Savings option on public service pensions

Wed, Jun 4, 2014, 17:26

It was always the elephant in the room of the public sector pay and pensions bill. Inevitably, sooner or later, the Government would come for the pensions indexation. A move to indexation on the basis of the cost of living index rather than current rates of pay will save €16 billion on a total liability otherwise of some €98 billion, according to a confidential internal memo produced by the Department of Public Expenditure reported in yesterday’s Irish Times. Mind you, that’s over 70 years, but still a massive potential saving.

That is irresistible to a Government counting every penny, and not least because taking it from the largely defenceless, and politically unpopular, “privileged” public service pensioners can be sold as redressing glaring anomalies with private sector workers. It’s a bit like taking candy from a baby.

Public servants, we will be told, are alone in having pensions whose value is linked to the salary of the person now occupying their retirement grade, irrespective of how fast the pay for that grade has overtaken inflation (new rules apply for new entrants). As public servants generally over time improve their relative position in terms of pay, their retired colleagues, unlike their private sector counterparts, share in their good fortune.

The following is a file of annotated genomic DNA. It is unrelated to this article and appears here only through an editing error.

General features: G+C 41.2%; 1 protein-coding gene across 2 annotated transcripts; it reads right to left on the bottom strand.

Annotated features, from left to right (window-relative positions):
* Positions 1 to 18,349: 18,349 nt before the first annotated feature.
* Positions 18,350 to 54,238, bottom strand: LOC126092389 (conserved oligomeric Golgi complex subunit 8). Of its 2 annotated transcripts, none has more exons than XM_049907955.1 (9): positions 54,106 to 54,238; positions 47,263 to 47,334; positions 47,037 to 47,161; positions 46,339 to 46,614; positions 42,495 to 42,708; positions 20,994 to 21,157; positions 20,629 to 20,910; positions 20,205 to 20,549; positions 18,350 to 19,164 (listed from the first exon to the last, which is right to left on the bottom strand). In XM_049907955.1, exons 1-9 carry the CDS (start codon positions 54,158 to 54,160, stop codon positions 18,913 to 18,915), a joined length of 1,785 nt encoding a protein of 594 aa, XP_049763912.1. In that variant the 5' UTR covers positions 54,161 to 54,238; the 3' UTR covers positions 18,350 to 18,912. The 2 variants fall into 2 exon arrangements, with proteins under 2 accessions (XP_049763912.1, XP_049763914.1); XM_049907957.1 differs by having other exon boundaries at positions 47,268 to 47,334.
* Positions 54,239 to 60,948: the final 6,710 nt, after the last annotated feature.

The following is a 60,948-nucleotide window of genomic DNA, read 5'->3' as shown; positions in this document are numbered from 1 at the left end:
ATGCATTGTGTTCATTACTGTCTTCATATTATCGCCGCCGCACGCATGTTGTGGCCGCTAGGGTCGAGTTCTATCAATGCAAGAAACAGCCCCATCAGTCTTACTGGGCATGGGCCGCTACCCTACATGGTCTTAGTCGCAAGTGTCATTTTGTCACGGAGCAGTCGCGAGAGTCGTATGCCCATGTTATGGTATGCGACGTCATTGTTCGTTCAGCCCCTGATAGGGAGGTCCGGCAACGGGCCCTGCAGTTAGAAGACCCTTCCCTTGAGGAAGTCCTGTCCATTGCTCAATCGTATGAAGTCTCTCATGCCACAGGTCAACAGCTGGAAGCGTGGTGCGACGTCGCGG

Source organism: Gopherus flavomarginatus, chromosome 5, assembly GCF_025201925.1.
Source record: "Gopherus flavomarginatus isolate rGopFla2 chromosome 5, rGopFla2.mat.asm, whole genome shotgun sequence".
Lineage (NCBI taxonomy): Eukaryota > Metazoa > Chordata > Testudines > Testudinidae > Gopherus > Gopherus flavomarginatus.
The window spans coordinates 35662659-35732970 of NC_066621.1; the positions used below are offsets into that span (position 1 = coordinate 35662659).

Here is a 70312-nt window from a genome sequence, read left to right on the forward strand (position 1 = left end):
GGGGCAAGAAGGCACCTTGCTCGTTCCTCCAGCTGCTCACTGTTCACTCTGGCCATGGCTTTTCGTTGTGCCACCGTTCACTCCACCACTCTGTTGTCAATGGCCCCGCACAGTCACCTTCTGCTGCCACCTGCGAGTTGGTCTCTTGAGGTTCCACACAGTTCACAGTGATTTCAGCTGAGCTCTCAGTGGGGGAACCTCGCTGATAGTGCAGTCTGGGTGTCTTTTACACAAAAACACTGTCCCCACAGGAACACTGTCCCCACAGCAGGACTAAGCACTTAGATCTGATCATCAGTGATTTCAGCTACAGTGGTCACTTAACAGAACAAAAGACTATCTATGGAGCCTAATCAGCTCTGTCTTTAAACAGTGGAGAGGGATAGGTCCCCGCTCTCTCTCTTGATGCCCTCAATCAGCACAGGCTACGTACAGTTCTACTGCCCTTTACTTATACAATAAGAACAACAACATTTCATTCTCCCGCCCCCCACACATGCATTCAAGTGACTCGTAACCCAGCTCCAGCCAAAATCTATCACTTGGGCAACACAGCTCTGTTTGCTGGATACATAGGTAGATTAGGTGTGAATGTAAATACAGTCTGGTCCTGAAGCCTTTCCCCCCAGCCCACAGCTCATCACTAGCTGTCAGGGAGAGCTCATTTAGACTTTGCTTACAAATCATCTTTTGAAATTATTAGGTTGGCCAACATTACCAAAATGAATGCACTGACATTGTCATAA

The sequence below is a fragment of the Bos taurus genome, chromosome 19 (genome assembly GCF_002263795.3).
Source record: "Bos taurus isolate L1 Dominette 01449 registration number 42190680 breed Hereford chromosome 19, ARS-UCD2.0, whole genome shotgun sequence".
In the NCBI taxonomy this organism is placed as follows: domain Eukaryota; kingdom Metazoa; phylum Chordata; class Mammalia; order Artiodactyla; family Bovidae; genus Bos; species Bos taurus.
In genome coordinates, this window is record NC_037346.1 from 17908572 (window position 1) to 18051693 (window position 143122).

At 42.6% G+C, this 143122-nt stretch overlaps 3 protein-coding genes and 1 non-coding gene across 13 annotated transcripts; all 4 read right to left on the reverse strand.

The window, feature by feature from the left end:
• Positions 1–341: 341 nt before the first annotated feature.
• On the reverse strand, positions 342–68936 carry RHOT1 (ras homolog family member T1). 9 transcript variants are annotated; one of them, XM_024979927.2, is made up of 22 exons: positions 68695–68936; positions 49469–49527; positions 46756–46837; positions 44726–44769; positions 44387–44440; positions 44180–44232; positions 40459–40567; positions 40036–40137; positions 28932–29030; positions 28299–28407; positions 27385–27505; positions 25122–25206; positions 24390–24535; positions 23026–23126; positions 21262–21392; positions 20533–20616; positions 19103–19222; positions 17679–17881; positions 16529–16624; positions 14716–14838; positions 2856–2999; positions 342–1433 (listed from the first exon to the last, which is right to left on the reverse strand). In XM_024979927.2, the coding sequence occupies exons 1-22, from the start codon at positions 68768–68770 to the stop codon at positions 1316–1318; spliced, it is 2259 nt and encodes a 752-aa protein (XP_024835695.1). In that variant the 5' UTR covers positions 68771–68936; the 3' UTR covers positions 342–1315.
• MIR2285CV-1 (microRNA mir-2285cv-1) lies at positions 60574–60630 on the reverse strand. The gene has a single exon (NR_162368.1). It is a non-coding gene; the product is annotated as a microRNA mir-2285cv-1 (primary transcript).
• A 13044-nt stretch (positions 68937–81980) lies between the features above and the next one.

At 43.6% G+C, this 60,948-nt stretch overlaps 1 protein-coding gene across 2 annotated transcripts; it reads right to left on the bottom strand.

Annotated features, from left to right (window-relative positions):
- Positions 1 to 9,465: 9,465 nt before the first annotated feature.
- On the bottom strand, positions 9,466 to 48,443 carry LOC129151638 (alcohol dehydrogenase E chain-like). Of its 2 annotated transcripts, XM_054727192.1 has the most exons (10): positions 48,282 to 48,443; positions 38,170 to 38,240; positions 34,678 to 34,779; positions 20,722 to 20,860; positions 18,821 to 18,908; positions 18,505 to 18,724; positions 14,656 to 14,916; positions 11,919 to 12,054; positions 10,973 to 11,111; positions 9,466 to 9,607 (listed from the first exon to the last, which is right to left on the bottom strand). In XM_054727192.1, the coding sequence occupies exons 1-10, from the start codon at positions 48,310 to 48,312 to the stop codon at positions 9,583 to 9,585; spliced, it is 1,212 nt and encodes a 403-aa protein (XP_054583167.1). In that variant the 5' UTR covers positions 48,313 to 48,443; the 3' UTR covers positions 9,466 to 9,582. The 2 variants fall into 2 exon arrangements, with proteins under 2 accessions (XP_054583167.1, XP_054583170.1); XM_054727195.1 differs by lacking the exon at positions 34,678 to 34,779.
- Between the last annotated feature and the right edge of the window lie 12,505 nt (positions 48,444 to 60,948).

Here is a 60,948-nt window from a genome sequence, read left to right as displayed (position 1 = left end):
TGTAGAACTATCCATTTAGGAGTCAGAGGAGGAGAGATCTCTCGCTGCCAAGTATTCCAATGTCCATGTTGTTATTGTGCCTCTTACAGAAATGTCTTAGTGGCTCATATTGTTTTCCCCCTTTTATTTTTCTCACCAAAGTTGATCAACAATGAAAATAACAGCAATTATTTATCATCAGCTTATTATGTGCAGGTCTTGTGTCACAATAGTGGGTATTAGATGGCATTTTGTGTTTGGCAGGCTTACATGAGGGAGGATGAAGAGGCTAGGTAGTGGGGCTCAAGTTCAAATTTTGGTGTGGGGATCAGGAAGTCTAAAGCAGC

All well and good, admirable indeed in theory, but the cost is becoming prohibitive. If after 2016 pensions increase in line with pay, then, as a share of GDP, total expenditure on public sector pensions is expected to increase by nearly a fifth, from 2.2 per cent– €3 .5 billion last year – to 2.6 per cent, by 2025. And, as time goes by and the gap between the CPI and wage increases broadens, the potential saving become even larger.

What’s more, public servants, unlike the vast majority of private sector workers, retain their defined benefit scheme. Another glaring injustice, we will be told. But a glaring injustice to one is a benchmark of decent working conditions to be aspired to by others, and to be defended.

The emergence of these figures is the first salvo in what will be a difficult renegotiation of the expiring Haddington Road agreement in 2016. Unions have already signalled that any sign of growth in the economy will result in pay claims, and they will certainly look to recoup for their members a share in any savings made by the employers in the pensions bill.

Nor will they take kindly to further erosion of their pensions . The combined effect of public service cutbacks to date, according to the Alliance of Retired Public Servants, is that the Government’s emergency powers on pay have already been used to reduce all public service pensions above €12,000 per annum by between 8 per cent and 28 per cent. They bitterly resent the characterisation of the 140,000 public service pensioners as “fat cats”, pointing to the reality that less than 0.1 per cent have pensions over €100,000, while the average pension is of the order of €20,000. Anomalies there may be, but by no means a s generous as some would have us believe.